April 12, 2018
Marshall Ruritans have big plans for new social hall
Photo/Don Del Rosso
Marshall Ruritan Club President Jan Sicklel says more prospective members recently have come through the doors of the rebuilt hall on Salem Avenue.
Heavy snow crushed most of the old hall in January 2016.
The old hall was a good hall, but it was dated. This is better than ever.
— Marshall Ruritan Club President Jan Sickel
The collapse of the Marshall Ruritan hall two years ago after a huge snowstorm stunned him.
“I heard about it when it happened” Jan. 22, 2016, club Secretary Randy Barger recalls. “But it didn’t set in until I had seen the first picture. It was a shock and a sadness all at the same time.
“We all felt the pain. It was hard to take.”
But Mr. Barger and other club members never lost hope.
“We could have collected the (insurance) money and become a roaming club” that would meet at church social halls and the like, recalls the club’s previous president. “That just wasn’t an option in my head. This place brought a lot of happiness to the town.”
Persistence, a $738,000 check from State Farm Insurance and $50,000 in community donations allowed the service organization to rebuild the social hall at 8400 Salem Ave.
To help mark completion of the new one-story, 5,700-square-foot building, the Ruritans will host a Saturday, May 26, dance. A DJ will provide music.
“We’re going to bring it back and see what happens,” says Mr. Barger, a Navy Credit Union systems engineer in Winchester. “The popularity of it kind of went away.”
The club also soon expects to host an open house to show off the place.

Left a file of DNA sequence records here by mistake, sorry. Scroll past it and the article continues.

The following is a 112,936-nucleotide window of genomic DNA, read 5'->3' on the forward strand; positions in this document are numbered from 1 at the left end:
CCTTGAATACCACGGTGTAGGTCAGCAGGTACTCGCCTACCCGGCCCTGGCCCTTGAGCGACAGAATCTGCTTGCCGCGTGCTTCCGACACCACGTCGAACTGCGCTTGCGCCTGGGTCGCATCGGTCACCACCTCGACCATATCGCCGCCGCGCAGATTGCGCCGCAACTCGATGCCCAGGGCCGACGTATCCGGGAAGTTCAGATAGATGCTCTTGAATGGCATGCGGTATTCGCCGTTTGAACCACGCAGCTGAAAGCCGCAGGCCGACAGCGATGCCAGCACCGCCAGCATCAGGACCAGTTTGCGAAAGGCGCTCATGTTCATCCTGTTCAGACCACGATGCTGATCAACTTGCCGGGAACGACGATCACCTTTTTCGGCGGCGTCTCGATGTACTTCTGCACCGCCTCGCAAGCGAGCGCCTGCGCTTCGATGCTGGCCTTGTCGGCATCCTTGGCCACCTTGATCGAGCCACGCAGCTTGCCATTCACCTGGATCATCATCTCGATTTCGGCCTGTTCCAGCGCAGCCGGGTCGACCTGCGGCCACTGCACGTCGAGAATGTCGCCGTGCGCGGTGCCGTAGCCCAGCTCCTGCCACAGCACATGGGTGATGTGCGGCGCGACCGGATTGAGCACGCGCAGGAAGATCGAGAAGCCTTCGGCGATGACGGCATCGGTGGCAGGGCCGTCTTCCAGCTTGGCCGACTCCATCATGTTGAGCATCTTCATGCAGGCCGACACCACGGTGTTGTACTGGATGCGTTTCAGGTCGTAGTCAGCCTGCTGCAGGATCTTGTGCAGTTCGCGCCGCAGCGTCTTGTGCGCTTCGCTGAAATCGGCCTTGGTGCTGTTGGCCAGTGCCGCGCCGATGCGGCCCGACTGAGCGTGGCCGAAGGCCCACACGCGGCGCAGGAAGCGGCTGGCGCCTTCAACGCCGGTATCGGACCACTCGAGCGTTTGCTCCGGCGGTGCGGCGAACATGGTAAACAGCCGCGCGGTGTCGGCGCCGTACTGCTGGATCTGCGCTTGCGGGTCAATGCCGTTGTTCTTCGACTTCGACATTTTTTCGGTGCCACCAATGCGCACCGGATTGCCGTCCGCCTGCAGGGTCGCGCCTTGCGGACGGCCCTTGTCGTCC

In September, the club plans to resume its twice-a-year raffles — its two biggest annual fundraisers. Each clears about $6,000.
Club board member Kenny Embrey spoke of the snowstorm as kind of a blessing in disguise.
“As the old saying goes, when the good Lord closes one door, he opens another. That’s what he did to us,” says Mr. Embrey, who owns a Marshall towing service.
Club President Jan Sickel agrees.
“The old hall was a good hall but it was dated,” admits Mr. Sickel, a Markham farmer and retired Arlington County homicide detective. “This is better than ever. If there’s a good thing to happen out of this, we found from the community how much this building meant to them.”
“They all asked about it,” Mr. Barger adds. “They all cared about it.”
About $600,000 of the State Farm insurance payment went toward rebuilding the club, according to general contractor Miller Brothers Inc. of Marshall.
For tax purposes, the county valued the building at $265,800.
About $138,000 of insurance money covered equipment and furniture and the loss of revenue because of cancelled fundraisers.
The club board believes the new hall will help boost membership.
“We’re hoping people coming by will stop in to see what’s going on and will join,” Mr. Sickel says.
In a small way, the new building already has had that effect, according to Mr. Barger.
Typically, the club has added four or five members annually, he said.
“The last meeting I had six applications, and it’s still growing.”
Full and associate annual memberships cost $125 and $44, respectively. The club has 27 full and six associate members.
Workers last summer began construction of the new social hall and largely completed it by year’s end. (A 1,900-square-foot portion of the 36-year-old building — including restrooms, the kitchen and storage, and the north and west walls — survived the storm.)
The club plans to market the hall for community and other events. It charges $500 per day for room, plus $150 for use of the kitchen. The club also requires a $500 security deposit.
“We’re not in it for the money,” Mr. Sickel says. “We’re in it to pay our bills and be a community service, which is what Ruritan is all about.”
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